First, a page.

The Childless Father
‘Up, Timothy, up with your staff and away!
Not a soul in the village this morning will stay;
The hare has just started from Hamilton’s grounds,
And Skiddaw is glad with the cry of the hounds.’
–Of coats and of jackets grey, scarlet, and green,
On the slopes of the pastures all colours were seen;
With their comely blue aprons, and caps white as snow,
The girls on the hills made a holiday show.
Fresh sprigs of green box-wood, not six months before,
Filled the funeral basin at Timothy’s door;
A coffin through Timothy’s threshold had past;
One Child did it bear, and that Child was his last.
Now fast up the dell came the noise and the fray,
The horse and the horn, and the hark! hark away!
Old Timothy took up his staff, and he shut
With a leisurely motion the door of his hut.
Perhaps to himself at that moment he said;
‘The key I must take, for my Ellen is dead.’
But of this in my ears not a word did he speak;
And he went to the chase with a tear on his cheek.
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About William Wordsworth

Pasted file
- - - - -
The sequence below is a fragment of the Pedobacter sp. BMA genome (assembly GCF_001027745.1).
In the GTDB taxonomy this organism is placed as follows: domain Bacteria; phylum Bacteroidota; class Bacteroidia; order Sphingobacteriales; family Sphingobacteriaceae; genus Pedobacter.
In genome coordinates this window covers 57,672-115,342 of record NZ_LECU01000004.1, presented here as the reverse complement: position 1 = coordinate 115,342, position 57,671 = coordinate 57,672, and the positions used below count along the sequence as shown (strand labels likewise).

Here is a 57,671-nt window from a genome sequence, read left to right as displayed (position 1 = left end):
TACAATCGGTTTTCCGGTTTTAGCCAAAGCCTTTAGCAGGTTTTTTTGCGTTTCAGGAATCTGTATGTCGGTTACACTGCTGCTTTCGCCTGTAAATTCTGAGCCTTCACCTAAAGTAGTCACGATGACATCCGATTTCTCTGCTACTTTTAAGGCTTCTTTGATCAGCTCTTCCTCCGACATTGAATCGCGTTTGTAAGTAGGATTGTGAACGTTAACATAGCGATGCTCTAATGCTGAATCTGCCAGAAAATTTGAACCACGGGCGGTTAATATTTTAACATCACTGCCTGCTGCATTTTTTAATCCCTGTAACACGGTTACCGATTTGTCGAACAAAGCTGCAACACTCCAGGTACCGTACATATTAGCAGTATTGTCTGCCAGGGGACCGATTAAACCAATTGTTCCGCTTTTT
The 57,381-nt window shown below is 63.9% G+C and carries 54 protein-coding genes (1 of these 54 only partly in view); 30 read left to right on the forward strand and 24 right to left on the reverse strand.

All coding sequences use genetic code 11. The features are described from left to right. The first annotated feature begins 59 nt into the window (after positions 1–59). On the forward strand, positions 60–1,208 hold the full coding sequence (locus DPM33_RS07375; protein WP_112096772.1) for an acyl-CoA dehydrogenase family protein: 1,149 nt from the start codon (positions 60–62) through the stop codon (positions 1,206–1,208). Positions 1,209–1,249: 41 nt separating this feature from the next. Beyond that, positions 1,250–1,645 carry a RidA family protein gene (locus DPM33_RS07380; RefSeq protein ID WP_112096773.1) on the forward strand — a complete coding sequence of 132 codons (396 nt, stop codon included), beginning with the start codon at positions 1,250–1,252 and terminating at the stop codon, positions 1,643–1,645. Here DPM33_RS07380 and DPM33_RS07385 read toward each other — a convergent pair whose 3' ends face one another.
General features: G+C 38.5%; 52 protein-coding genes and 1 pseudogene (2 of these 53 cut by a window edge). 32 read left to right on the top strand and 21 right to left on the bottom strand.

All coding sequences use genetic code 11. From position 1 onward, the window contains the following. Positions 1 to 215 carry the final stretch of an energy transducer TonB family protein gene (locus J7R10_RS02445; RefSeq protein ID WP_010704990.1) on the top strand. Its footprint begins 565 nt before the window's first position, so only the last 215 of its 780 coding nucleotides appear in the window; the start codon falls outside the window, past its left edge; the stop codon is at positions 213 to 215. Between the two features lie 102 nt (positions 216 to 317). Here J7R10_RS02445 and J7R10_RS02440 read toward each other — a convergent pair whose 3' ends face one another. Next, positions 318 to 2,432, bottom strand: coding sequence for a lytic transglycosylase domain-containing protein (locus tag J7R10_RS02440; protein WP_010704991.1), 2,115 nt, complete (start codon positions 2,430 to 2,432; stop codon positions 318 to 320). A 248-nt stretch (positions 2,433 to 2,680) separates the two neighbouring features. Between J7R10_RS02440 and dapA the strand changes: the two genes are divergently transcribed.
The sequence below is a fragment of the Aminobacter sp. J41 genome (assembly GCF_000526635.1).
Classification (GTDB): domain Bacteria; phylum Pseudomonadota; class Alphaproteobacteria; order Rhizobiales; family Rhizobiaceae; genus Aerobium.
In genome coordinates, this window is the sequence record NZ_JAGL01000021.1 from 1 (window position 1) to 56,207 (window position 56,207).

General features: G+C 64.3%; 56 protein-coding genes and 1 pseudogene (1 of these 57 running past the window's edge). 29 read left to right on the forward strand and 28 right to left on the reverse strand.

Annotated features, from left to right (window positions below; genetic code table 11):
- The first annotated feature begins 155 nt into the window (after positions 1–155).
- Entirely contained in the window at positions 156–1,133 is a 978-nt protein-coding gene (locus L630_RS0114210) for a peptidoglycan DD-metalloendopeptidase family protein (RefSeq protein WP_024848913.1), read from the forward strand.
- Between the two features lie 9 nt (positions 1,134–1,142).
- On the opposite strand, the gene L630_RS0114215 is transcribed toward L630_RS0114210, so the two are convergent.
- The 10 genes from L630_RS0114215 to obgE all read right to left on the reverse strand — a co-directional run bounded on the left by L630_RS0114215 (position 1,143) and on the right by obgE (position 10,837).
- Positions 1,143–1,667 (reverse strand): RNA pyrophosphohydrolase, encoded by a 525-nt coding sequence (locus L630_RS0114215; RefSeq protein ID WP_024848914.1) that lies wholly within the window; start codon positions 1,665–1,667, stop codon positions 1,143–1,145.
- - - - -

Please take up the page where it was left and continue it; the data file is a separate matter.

William Wordsworth, an English poet born in 1770, is credited with having a strong impact on the poetry of his time. He worked with Samuel Taylor Coleridge to publish a collection, Lyrical Ballads, which includes poems believed to be among the most influential in Western literature. With this publication, the two helped initiate English literature’s Romantic Age.
Wordsworth also worked to increase the accessibility of poetry, encouraging the use of more common language, and promoting the virtues of lyric poetry.
While in college, Wordsworth went on a walking tour of England and lived for a time in France, where he was greatly impacted by the French Revolution. His earliest work was published in 1793.
His most famous work, The Prelude, was published by his widow in 1850. He worked on the semi-autobiographical poem throughout much of his life, never quite satisfied to publish it.
Wordsworth served as England’s Poet Laureate from 1843 until he died in 1850.
That’s it for The Childless Father!